How redundant red phone boxes will be transformed into offices


TWO unused red phone boxes in the heart of Edinburgh are getting a new lease of life as mini offices – and thousands more are to be created across the UK.

The redundant BT boxes just off the Royal Mile offer a printer, scanner, high-speed internet and power sockets – all within a bijou 1.2sq/m.

Air fresheners, heaters and locks should also help transform the iconic boxes from relics of yesteryear to tools of modern commerce.

The mini-offices will be available to anyone prepared to pay £20 a month in return for about an hour a day.

The boxes, accessible by keypad, will even have a timer to show how much time users have left.

The phone boxes, on George IV Bridge, opposite the National Library of Scotland, are the subject of a detailed ‘Change of Use’ application submitted to Edinburgh City Council last week.

Image: Miles Broe Architecture

Miles Broe, the architect behind the plans, said: ““The concept of a public telephone box is now outdated as the majority of people own a mobile phone.

“The proposed new use maintains their iconic appearance but re-invents their use to suit the 21st century.

“This is an economic slant on conservation. The phone box looks as it should but the kiosk is reused in a modern idiom.

“Anyone could use them, students, people on the move, business people.”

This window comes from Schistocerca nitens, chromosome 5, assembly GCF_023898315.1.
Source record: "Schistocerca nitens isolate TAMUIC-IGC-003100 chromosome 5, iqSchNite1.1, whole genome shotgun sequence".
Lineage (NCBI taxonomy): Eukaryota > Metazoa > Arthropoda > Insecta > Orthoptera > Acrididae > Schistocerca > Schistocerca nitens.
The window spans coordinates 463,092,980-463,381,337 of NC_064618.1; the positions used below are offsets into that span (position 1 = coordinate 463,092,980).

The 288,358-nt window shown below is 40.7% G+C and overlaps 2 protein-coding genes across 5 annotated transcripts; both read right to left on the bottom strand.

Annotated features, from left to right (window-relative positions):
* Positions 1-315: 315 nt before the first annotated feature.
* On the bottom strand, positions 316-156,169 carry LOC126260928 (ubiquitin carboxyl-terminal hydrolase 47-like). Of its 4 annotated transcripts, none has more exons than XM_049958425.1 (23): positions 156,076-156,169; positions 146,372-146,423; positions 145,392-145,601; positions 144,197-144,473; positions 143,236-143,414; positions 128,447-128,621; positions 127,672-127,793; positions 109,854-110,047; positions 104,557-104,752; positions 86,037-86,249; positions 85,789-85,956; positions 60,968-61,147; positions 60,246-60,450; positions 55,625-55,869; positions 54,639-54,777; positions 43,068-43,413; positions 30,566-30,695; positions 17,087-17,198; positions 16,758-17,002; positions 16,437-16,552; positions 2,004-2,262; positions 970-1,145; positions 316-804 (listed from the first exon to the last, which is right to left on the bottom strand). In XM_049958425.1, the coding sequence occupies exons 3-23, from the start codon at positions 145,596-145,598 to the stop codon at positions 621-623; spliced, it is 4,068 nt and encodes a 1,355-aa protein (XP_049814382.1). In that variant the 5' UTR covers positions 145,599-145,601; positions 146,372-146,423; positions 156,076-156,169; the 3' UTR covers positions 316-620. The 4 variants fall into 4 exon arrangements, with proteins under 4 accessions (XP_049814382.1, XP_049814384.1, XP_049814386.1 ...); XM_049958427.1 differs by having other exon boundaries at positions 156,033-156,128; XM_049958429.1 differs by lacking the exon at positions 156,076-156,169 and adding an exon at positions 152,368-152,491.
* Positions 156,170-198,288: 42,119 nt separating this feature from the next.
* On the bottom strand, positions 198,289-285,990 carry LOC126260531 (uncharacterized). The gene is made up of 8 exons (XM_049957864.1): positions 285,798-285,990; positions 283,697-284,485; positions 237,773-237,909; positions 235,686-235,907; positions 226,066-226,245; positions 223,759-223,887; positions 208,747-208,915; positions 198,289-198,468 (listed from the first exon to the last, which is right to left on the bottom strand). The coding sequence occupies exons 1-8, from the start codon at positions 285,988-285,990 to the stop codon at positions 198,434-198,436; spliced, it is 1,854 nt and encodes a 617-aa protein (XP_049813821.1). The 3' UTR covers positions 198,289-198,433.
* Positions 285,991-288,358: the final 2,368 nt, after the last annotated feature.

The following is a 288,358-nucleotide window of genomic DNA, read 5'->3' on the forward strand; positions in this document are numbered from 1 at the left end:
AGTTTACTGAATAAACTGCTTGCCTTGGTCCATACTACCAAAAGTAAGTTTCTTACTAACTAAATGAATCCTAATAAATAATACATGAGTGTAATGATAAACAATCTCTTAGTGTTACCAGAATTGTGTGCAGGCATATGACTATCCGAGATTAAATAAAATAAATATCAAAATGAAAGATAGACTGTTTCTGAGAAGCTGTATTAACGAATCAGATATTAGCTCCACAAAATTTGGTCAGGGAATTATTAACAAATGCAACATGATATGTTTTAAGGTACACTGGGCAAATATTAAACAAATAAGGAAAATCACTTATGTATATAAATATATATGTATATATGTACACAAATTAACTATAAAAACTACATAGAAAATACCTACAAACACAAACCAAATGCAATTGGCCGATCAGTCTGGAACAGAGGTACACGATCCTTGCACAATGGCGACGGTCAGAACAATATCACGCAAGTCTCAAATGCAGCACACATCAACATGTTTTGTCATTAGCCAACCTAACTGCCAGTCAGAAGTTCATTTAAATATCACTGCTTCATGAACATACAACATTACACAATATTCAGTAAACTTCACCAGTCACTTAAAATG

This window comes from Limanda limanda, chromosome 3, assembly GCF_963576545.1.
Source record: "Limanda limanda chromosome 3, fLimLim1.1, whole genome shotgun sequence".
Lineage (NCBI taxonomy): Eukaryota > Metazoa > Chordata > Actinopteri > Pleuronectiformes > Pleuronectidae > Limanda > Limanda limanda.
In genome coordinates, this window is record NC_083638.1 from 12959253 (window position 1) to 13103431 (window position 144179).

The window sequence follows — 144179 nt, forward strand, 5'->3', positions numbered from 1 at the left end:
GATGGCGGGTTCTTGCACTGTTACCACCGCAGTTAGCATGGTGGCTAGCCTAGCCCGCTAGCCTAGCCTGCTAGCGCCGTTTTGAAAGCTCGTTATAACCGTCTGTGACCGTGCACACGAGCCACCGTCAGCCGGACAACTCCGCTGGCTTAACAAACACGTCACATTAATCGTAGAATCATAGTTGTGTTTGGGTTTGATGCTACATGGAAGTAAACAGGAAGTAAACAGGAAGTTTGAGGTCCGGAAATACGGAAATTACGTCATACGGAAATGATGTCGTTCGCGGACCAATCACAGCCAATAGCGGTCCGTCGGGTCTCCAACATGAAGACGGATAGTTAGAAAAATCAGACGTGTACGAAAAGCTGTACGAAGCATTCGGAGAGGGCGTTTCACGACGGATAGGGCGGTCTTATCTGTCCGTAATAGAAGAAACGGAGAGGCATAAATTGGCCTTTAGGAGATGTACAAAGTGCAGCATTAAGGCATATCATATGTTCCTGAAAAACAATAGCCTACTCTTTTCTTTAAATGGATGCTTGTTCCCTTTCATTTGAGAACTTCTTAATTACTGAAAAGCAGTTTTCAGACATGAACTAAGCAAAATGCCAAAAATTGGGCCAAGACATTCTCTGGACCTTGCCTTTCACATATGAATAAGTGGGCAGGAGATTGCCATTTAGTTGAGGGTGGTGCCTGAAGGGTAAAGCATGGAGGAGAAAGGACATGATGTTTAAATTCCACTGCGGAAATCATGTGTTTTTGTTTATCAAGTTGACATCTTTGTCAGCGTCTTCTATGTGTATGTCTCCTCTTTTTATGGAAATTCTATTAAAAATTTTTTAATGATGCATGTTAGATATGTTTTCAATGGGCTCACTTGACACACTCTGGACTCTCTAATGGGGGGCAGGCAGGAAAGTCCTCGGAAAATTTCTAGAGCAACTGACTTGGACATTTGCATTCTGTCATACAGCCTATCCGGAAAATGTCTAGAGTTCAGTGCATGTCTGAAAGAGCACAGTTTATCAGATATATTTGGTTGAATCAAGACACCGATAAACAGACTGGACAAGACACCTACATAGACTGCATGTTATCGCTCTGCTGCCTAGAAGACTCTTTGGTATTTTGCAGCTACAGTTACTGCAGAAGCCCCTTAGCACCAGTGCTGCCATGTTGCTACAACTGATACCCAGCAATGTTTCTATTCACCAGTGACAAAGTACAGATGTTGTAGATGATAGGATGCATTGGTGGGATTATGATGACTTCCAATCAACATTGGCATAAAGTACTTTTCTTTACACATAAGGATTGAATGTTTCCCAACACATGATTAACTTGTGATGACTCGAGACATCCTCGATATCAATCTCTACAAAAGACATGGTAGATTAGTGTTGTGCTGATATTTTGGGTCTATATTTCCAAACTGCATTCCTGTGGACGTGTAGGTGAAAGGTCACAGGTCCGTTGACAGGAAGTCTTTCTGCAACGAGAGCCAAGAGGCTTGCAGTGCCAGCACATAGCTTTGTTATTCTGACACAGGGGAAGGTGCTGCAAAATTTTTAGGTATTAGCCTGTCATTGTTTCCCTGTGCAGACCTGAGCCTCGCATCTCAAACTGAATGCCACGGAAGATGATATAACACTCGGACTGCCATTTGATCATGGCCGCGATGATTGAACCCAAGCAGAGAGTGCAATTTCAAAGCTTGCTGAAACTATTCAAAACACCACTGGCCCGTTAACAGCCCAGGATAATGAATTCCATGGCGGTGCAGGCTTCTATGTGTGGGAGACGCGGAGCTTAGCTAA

Neil Scoresby, the head of payphones for BT, said: “The expansion of the mobile telephone network will make an increasing number of our boxes redundant.

Image: Miles Broe Architecture

“We’re working hard to keep our payphones relevant and put them to new uses such as sites for mobile cells and ATMs, internet hubs and advertising.

“The scheme means communities can keep a local landmark that may have outlived its original purpose but now has the chance of a new role in local life.”

Previously, former BT phone boxes have been reused for numerous purposes.

Back in 2012, a phonebox in County Durham was converted into an art gallery by local artist John Hay.

In 2014, a booth in Lewisham, London, was converted into what was thought to be the city’s smallest library.

Sebastian Handley, 45, put up eight shelves in the booth, containing 200 books.

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